Parenting in the Pandemic

April 25, 2022

For many in our community, March 2020 is when “the village collapsed.” Over two years later, this is still the reality for countless parents across our counties. Financial hardship and food insecurity, among other things, have made it hard to get back on their feet – much less return to the “normal” others may be experiencing.  

Sarah is a single mom of two, who lost her job as a civil engineer shortly after shelter-in-place went into effect. She soon began coming to Rosa Parks Pop-up Pantry for groceries to feed her then 4- and 6-year-olds. When we met with her a few weeks ago, she carefully loaded groceries into a stroller before stopping to talk about her experiences parenting during the last two years. “It’s very difficult to juggle a career, especially when there’s instability. You’re just on your own. My own family was too afraid to help.” 

Challenges of Pandemic-era Schooling  

A lack of support characterized the last year and a half of online school for both kids and parents. Caretakers across the globe can empathize with the constant balancing act Sarah describes: “It was very challenging to have two very young kids at home. I spent all my time figuring out remote schooling and food and taking the kids out to grassy fields to play.”  

Luckily, the recently passed Universal School Meals (USM) Program, which targets school children K-12, is already making a difference for Sarah’s children since they returned to in-person school in late 2021.  “It’s very helpful. It can cover breakfast and lunch for the kids, so it’s huge.” 

However, preschoolers are not covered by USM, so parents like Arlesia are left to pick up the slack and pack lunches. Arlesia and her 3-year-old daughter Juliana have been coming to Rosa Parks Pop-up Pantry for about 3 months, following a rough 2021 for the entire family. Arlesia, her husband, and Juliana all dealt with serious health scares last year, and Arlesia has been unable to find work since losing her job as a restaurant server and event planner in 2020. Preschool tuition is a financial strain while the family relies on her husband’s income, but for Arlesia, the impact school has had on Juliana is priceless. Her face glows with pride when describing Juliana’s progress in the last 10 months. 

“Tuition is rough, but it’s for my daughter. Especially in the past few years when kids haven’t had that much interaction with other kids, it’s really affecting their development. Just from August to now, I can’t believe how much she grew and developed.”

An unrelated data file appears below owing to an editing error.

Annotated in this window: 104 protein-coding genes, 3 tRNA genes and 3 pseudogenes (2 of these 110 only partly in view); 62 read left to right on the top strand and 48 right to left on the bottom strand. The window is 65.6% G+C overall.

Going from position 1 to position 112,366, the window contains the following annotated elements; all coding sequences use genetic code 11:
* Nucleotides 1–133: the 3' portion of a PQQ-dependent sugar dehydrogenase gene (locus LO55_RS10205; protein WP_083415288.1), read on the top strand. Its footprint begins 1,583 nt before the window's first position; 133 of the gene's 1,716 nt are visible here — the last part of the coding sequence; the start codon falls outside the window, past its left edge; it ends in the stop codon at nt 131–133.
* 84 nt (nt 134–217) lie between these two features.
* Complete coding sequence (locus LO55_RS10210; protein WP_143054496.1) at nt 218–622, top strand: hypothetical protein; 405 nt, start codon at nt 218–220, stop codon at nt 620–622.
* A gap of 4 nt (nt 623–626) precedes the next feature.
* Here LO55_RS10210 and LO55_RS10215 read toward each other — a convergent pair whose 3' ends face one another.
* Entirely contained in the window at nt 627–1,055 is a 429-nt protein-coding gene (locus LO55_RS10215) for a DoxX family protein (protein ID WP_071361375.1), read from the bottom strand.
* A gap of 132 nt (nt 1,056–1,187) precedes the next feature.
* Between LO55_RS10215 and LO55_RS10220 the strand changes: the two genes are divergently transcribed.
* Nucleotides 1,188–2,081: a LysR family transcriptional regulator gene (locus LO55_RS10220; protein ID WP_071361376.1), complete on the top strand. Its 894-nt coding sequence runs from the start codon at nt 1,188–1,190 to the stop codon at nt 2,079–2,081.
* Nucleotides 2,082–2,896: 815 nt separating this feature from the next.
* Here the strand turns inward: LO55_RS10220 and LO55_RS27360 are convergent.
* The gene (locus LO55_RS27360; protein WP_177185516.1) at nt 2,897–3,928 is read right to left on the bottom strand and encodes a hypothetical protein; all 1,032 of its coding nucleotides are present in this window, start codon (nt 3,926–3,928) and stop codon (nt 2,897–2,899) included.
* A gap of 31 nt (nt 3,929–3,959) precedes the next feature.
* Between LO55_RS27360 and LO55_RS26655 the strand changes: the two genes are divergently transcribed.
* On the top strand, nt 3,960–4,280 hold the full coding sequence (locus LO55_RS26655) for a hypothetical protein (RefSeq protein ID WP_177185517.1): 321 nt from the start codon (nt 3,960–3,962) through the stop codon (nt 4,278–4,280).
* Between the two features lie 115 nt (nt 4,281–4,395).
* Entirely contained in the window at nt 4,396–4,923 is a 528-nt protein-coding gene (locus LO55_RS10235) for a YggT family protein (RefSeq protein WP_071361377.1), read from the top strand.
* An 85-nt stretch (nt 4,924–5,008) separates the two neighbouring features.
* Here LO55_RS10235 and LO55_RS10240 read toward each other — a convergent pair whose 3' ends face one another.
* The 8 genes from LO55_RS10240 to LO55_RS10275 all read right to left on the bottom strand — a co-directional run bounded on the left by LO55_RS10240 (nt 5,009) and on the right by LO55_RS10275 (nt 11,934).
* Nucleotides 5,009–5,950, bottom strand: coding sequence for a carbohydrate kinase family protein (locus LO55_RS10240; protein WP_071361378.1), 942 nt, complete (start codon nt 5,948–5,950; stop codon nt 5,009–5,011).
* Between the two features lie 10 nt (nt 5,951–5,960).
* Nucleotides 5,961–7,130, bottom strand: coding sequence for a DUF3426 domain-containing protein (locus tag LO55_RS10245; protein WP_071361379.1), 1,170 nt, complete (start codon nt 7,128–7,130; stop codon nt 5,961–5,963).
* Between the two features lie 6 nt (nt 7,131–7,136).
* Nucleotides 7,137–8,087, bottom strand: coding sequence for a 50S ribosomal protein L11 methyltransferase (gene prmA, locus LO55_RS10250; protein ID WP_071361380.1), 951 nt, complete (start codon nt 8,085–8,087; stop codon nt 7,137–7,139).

Father and son pose with toy car and groceries on playground.Other parents are more hesitant to let go of remote or homeschooling. Farzad is the single dad of 3-year-old Mehdi, as well as a musician, small business-owner, and participant at Cesar Chavez Pop-up Pantry. Farzad watches his son drive a toy car around the playground and sighs, shaking his head when asked about in-person preschool. He doesn’t “want Mehdi to go until COVID is over,” citing health concerns like maskless and unvaccinated children.  

Self-Care and Systemic Change 

Despite the struggles and uncertainty of the past two years, parents seem generally hopeful about the future – and a chance to tend to their own needs and wants, as well as their children’s.  

Arlesia pauses when asked what she would do with some free time. “I haven’t focused on my health because I’m making sure the rest of the family is taken care of. I love doing crafts and photography, things with my hands. It drowns out all the concerns because you’re focused on making something beautiful.” She smiles. “I try to keep it positive because at the end of the day, we’re going to make it.”  

Farzad is similarly optimistic, and excited for the revival of live music. “I play guitar, and I’m known for Persian flamenco — I pioneered it. I’ve been playing in the Bay Area since ‘85. I’ll be starting to gig again soon, hopefully. Things are changing. I’m seeing it already.”  

For Sarah, hope lies in systemic change and providing safety nets for caretakers.  

“COVID took more mothers out of the workforce than has ever happened since World War II. It really opened my eyes as to how the US doesn’t support caretakers. And if we can’t feed our kids, what kind of society are we, right?” 

Volunteering is a Family Matter

April 20, 2022